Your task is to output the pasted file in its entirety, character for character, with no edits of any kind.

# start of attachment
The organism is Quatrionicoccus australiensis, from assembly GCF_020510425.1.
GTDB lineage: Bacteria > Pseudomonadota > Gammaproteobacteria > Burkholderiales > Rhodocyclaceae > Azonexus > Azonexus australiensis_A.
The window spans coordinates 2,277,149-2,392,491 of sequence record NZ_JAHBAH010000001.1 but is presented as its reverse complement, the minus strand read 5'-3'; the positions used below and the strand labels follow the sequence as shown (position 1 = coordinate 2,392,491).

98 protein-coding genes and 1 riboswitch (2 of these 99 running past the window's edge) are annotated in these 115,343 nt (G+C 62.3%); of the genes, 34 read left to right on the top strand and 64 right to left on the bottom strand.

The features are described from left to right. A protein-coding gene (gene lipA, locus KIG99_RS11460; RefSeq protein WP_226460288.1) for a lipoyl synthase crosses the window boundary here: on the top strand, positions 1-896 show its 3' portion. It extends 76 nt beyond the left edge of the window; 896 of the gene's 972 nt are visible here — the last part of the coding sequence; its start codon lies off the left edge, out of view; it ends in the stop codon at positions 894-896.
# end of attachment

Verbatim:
The organism is Quatrionicoccus australiensis, from assembly GCF_020510425.1.
GTDB lineage: Bacteria > Pseudomonadota > Gammaproteobacteria > Burkholderiales > Rhodocyclaceae > Azonexus > Azonexus australiensis_A.
The window spans coordinates 2,277,149-2,392,491 of sequence record NZ_JAHBAH010000001.1 but is presented as its reverse complement, the minus strand read 5'-3'; the positions used below and the strand labels follow the sequence as shown (position 1 = coordinate 2,392,491).

98 protein-coding genes and 1 riboswitch (2 of these 99 running past the window's edge) are annotated in these 115,343 nt (G+C 62.3%); of the genes, 34 read left to right on the top strand and 64 right to left on the bottom strand.

The features are described from left to right. A protein-coding gene (gene lipA, locus KIG99_RS11460; RefSeq protein WP_226460288.1) for a lipoyl synthase crosses the window boundary here: on the top strand, positions 1-896 show its 3' portion. It extends 76 nt beyond the left edge of the window; 896 of the gene's 972 nt are visible here — the last part of the coding sequence; its start codon lies off the left edge, out of view; it ends in the stop codon at positions 894-896.